Judas (not Judas Iscariot) did not fully understand what the Lord was teaching, and asked, "Lord, how is it that thou wilt manifest thyself unto us, and not unto the world?" (v.22). It would seem that Judas was looking for the immediate establishment of a kingdom on earth. The Lord was not thinking, at this time, of manifesting Himself to the world but to individuals. It would be a spiritual manifestation by the Holy Spirit through the Word of God. The Lord explained to Judas that the believer who loves and obeys the Lord will be loved by His Father and will experience close communion and a deepening spiritual relationship with both the Father and the Son through the indwelling Spirit (v.23). As a believer meditates on the written Word of God, the Holy Spirit will reveal to him the will of God and give him an insight into the mind of God. Blessing is promised to the one who obeys the teachings and commandments found in the Word of God. He who does not love the Lord will not keep His sayings. He will reject the words of the Father and the Son (v.24).

While He was with them the Lord had taught the disciples many things; there was a limit to what they could learn at present, but the Father would send the Holy Spirit. He came on the day of Pentecost. He would teach the disciples and bring the sayings of the Lord to remembrance (vv.25,26) teaching them all the truths God would have them to know and teach others.

The Lord now clearly identifies the Comforter as the Holy Spirit whom the Father would send in the Lord’s Name. The Spirit would exalt Christ, draw people to Him, and teach them "all things" that believers need to know about the Lord Jesus Christ, His Person, work, and glories. The Lord said the Spirit would bring "all things to your remembrance, whatsoever I have said unto you" (v.26). The disciples would not be left to rely upon their own fallible memories.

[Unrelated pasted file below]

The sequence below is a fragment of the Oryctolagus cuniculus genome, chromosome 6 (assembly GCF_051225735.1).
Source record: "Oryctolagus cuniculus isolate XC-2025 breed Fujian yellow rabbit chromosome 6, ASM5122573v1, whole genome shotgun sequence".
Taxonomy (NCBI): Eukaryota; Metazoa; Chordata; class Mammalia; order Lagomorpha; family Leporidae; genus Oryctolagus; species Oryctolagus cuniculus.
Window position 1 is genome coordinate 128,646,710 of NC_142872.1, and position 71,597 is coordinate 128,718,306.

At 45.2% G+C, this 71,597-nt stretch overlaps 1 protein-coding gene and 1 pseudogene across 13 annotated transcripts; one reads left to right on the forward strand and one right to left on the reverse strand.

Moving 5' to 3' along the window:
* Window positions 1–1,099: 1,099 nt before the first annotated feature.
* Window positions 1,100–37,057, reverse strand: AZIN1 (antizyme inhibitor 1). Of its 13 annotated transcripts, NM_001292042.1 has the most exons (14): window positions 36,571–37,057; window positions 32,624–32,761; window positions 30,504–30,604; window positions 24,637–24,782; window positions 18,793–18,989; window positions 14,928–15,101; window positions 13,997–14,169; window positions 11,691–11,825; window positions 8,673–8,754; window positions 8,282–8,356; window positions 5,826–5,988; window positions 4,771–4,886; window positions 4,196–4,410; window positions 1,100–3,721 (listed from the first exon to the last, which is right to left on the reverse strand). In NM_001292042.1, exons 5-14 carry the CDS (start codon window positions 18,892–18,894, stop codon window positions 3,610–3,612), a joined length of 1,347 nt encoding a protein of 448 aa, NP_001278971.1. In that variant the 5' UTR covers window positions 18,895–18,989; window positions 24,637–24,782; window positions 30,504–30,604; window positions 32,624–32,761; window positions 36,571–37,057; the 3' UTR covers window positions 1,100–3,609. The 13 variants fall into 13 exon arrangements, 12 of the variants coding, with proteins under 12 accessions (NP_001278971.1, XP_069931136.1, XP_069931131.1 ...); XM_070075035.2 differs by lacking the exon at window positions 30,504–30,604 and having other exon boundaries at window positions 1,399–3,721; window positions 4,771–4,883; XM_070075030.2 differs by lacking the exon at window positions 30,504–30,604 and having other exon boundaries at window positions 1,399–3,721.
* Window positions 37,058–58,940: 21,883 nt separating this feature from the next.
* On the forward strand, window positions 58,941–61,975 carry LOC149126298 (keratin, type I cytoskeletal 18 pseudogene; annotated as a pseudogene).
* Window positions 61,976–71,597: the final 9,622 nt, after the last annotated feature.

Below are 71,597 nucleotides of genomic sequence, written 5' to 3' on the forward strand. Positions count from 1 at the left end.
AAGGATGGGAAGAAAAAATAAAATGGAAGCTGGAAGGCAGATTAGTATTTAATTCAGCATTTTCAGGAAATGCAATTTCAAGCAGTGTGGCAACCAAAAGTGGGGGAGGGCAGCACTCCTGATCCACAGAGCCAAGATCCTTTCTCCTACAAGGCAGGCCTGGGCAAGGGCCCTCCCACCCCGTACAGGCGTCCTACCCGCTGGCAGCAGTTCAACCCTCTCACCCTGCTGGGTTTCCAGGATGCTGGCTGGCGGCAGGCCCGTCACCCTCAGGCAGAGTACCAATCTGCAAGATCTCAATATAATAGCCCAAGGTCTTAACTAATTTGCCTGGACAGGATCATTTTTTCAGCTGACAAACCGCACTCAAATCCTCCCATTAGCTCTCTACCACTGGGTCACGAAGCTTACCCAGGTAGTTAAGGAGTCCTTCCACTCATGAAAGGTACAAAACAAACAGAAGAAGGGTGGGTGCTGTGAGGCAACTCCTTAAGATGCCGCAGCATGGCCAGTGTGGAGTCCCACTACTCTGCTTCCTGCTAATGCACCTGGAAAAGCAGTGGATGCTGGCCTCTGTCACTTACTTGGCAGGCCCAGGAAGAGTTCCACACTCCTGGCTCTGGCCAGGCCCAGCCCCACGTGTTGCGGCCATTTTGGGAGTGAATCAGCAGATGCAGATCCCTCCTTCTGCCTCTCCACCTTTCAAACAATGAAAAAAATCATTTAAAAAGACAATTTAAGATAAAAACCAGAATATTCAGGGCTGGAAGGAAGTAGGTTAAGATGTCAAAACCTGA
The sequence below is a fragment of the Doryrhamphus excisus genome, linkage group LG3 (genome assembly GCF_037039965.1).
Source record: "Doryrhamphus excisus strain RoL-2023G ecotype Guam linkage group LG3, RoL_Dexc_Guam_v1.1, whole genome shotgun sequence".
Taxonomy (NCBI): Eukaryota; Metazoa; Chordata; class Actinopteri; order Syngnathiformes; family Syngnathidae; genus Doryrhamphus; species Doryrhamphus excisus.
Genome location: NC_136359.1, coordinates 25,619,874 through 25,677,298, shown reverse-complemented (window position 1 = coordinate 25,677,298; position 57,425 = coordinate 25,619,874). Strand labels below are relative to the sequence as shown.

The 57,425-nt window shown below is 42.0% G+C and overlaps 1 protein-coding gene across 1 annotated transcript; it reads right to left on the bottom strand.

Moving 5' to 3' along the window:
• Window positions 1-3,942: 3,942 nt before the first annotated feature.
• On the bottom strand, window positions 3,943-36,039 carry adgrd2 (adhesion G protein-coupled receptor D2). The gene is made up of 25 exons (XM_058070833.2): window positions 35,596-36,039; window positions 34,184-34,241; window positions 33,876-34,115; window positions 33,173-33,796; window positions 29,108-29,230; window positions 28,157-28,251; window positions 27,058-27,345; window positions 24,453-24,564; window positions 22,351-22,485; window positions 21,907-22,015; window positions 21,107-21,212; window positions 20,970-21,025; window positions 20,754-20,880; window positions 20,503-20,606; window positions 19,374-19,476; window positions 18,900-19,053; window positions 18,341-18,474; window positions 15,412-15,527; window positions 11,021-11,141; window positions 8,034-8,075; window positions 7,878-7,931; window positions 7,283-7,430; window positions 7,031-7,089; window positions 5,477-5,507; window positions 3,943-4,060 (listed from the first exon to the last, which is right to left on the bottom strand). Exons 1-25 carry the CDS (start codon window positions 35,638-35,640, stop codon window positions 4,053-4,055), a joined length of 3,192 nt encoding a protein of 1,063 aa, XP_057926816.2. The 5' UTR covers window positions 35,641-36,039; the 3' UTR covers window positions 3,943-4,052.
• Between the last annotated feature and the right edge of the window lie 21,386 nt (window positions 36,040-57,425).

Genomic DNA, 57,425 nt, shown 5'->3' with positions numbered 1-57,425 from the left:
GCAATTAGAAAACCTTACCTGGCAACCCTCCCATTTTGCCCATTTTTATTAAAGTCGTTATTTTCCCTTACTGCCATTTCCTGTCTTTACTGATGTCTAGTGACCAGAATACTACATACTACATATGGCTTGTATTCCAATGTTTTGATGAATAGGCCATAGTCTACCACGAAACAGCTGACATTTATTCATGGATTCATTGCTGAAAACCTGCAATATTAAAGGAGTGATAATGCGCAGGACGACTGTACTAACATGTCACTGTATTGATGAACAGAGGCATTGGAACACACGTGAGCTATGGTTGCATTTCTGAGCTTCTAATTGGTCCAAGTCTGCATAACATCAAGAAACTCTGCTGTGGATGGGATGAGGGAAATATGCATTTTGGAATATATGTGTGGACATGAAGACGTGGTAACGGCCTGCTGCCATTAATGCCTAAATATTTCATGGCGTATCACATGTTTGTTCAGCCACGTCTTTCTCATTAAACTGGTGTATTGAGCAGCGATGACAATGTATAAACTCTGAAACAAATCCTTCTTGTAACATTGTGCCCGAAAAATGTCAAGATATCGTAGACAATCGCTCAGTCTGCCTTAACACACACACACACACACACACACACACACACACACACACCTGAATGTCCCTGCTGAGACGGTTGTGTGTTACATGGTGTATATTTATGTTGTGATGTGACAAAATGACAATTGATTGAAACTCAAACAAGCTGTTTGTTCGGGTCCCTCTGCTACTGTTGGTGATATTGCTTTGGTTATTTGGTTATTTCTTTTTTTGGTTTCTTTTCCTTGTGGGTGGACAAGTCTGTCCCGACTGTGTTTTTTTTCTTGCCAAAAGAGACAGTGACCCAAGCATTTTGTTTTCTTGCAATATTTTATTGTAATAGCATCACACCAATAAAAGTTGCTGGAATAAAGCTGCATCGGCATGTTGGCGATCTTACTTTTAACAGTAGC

Peace I leave with you

The Lord had been preparing "His own", whom He loved, for His departure out of this world to go to His Father. He sought to teach them things which would comfort and be a blessing to them. He said, "Peace I leave with you, my peace I give unto you…Let not your heart be troubled, neither let it be afraid" (v.27). The peace enjoyed by the believer who loves and obeys the Lord is not the transient, shallow, passing peace which can be enjoyed by those who are lost. It is a peace that passes all understanding (Phil 4.7). It is part of the fruit of the Spirit (Gal 5.22). This peace garrisons the believer’s heart and is independent of surrounding circumstances.

The Lord told the disciples of events that would come to pass so that when these things happened they might realise and believe that all is under the control of God. He was going away but He would return. They should rejoice and be glad that He, whom they loved, was going back to His omnipotent Father, for then His sufferings would be over. He would be glorified in heaven and would intercede on behalf of believers as their great High Priest (Heb 2.17,18; 4.14-16; 7.25). The Lord said, "My Father is greater than I". God was greater in the sense that the Lord was incarnate and, as a consequence, was in a position of submissiveness to His Father at that time (vv.28,29).

The Lord had little more to tell His disciples. Soon He would be crucified. His victory over Satan, sin, and death was assured for He is eternally holy and without sin (2 Cor 5.21; 1 Pet 2.22; 1 Jn 3.5; Heb 4.15), and Satan would find no flaw or weakness in Him (v.30).

The Lord’s suffering and death glorified His Father, whom He loved (v.31). He was "obedient unto death, even the death of the cross" (Phil 2.8), and He consumed the wrath of God against the sin of the world (Jn 1.29; 1 Jn 2.2). His death was not natural but supernatural, for, having completed the work He came to do. He cried in triumph, "It is finished", reclined His head and dismissed His spirit (Jn 19.30). The Lord closed this part of the discourse by saying, "Arise, let us go hence" (v.31). He was determined to go forth, taking His disciples with Him, to complete every detail of the work His beloved Father had given Him to do.

To be continued.